After three parole grants, Tare Beltranchuc, better known to friends as Cancún, finally signed his release papers in April after 12 commissioners affirmed his parole suitability at an “En Banc” hearing.
“When I signed my parole papers I also signed a pledge in my heart to continue honoring the life of my victim,” said Beltranchuc.
Beltranchuc was serving a sentence of 16 years to life. In 2019, he had his first parole hearing. After five hours of questioning, the commissioners found him suitable for parole. However, Gov. Gavin Newsom took the date from him.
Beltranchuc said, “It broke my heart to see firsthand the harm I caused, that’s why when the governor opposed my release, I just took his advice and continued working on myself.”
In 2021, Beltranchuc had his second hearing, and in spite of many opposition letters, the board found him suitable for parole again, but the governor opposed his release once again.
According to Beltranchuc, he wasn’t angry at the governor. Rather, he was angry at himself. “Had I not done what I did, I wouldn’t be in this predicament. Besides, part of being accountable is embracing the consequences of my actions and the governor’s reversal is one of [the consequences].”
At times he felt like a political prisoner and it crossed his mind that he would never get out. But that didn’t discourage him from working on himself.
He said, “There was no turning back for me. I told myself, if I am going to die in prison, I am going to die making amends. If I’ll never get out, I might as well help others get out. My motto is to finish the race of life with kindness, dignity, and serving others.”
In November 2022, Beltranchuc had his third board hearing, and the panel once again found that he no longer posed a risk to public safety and was ready to reenter society.
“It has always been bittersweet to be found suitable because my family’s happiness comes at the expense of my victim’s pain,” he said. “Plus, there was no guarantee that the governor wouldn’t reverse my suitability again.”
While he waited for the governor’s decision, he participated in a spiritual retreat (KAIROS) as a server. Leaders there asked him to write the name of a person he might have resentment toward.
“I did a quick prayer,” he said. “I said God, I don’t think I have resentments toward anyone anymore. Yet for the sake of this activity give me a name. The first name that came to my mind was Governor Newsom.”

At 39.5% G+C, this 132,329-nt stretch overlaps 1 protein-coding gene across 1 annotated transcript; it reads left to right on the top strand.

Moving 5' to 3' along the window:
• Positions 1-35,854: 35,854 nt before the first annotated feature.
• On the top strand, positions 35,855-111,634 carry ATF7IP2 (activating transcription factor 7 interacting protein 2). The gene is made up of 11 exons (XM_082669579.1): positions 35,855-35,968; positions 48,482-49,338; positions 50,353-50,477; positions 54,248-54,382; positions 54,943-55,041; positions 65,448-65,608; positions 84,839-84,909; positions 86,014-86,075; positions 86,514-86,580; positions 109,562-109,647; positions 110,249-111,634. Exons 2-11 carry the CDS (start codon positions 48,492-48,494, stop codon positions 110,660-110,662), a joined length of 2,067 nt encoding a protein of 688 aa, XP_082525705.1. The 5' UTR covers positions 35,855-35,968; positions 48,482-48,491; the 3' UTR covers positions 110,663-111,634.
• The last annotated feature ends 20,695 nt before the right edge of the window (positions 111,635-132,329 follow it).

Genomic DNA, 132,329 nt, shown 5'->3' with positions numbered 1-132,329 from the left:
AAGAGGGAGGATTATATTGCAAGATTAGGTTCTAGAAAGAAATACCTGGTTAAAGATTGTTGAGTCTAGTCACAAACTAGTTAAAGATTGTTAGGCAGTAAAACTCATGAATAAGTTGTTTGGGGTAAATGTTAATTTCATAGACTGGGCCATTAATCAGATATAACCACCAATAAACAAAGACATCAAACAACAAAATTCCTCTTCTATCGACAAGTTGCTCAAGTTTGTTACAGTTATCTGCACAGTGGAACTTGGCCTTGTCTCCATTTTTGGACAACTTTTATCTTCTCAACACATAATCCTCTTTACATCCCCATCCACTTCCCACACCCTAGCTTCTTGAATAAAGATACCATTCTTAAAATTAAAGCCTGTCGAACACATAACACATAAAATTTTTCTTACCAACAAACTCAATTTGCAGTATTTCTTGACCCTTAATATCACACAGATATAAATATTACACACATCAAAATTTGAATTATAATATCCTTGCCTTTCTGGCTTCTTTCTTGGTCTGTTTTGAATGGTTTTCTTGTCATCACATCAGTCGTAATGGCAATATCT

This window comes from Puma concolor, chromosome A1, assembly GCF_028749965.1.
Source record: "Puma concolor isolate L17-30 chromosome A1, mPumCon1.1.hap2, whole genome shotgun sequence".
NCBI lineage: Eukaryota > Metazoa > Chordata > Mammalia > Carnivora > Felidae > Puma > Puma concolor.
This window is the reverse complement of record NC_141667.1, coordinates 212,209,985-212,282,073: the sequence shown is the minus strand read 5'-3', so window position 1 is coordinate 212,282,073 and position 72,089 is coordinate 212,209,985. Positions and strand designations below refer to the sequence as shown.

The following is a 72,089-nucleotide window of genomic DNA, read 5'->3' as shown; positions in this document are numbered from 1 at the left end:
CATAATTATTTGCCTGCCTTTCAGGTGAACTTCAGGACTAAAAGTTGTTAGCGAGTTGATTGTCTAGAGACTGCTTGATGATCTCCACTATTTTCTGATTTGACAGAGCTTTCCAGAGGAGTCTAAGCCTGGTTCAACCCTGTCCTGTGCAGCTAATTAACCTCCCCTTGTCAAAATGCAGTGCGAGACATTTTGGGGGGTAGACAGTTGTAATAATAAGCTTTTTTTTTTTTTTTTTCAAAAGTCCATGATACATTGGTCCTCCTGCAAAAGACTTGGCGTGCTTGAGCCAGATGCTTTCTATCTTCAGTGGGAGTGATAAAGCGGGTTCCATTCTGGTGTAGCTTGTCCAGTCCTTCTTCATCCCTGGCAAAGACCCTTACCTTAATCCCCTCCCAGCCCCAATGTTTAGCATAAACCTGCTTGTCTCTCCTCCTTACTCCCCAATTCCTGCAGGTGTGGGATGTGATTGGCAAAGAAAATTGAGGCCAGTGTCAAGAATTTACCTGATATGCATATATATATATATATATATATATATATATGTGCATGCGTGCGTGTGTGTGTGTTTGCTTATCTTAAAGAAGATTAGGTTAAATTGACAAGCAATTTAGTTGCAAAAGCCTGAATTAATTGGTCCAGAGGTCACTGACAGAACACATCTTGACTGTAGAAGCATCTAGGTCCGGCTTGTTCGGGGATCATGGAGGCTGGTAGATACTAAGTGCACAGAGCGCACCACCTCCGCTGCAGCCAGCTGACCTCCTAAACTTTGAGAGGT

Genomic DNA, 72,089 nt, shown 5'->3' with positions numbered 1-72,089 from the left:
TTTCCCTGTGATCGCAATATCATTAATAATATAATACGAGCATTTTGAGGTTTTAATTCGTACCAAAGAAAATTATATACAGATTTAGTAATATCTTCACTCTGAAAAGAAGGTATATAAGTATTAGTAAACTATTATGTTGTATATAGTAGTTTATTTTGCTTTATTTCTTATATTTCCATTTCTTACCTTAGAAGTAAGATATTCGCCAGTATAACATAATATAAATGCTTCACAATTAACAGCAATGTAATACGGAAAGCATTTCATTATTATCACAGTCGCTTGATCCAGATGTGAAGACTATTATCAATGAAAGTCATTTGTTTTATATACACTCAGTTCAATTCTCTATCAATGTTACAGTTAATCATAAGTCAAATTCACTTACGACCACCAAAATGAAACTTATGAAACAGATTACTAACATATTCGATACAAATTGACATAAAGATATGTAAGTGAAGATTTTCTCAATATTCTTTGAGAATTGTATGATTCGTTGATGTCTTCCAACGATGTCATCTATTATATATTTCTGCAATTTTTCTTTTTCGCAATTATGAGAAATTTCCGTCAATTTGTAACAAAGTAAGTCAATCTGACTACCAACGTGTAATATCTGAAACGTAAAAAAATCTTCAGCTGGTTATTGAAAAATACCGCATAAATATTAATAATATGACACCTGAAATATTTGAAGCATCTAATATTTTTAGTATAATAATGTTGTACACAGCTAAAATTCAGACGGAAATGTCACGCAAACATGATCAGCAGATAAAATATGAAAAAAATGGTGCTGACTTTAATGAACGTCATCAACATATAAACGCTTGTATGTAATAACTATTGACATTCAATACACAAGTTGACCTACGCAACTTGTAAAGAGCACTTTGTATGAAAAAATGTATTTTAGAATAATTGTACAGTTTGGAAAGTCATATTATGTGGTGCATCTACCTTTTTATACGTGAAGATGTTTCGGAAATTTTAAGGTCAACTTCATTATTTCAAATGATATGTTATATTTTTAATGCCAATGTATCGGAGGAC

Two days later, while in the Lower Yard, he was surprised to see the governor and his staff passing through.
“I was shocked to see him, but I knew it was God who wanted me to talk to him. So I approached him, introduced myself, and said this is my third time suitable for parole and I hope the third is a charm. The governor smiled and said ‘I hope so.’”
As it turned out, the third time was the charm, but not a matter of luck in Beltranchuc’s eyes.
“It was a miracle. It was all God. I knew he heard my prayer. If it weren’t for God, I wouldn’t have had the legal team of Uncommon Law fight for me. If it weren’t for God, I wouldn’t have had the GRIP family and many supporters who have been with me all these years. I couldn’t have done this by myself. My heart overflows with gratitude to each one who contributed to my transformation, especially my family.”
Beltranchuc is committed to living amends. “I will never forget the harm I inflicted on my victim’s family and I will always use my voice and knowledge to help eradicate violence in my community.”
In almost 13 years at San Quentin, Beltranchuc has left his imprint almost everywhere. He helped install the flooring in the chapel. He was part of the crew that built the Lower Yard shack. He helped remodel the vocational center and the media center, where he also wrote and edited articles for the San Quentin News.
He organized and led the soccer team and served as a facilitator in rehabilitative groups. If you needed help, he would never say no to you.
“When I met Taré Beltranchuc, he was a very quiet human being, and he recommended me to participate in the GRIP program. When I joined the program I discovered that he was one of the facilitators,” said inmate Daniel Garcia. “He was very significant for my own rehabilitation and always ready to help not only in GRIP, but in anything else when you needed help.”
Beltranchuc is gone from San Quentin, but his legacy and imprint remain.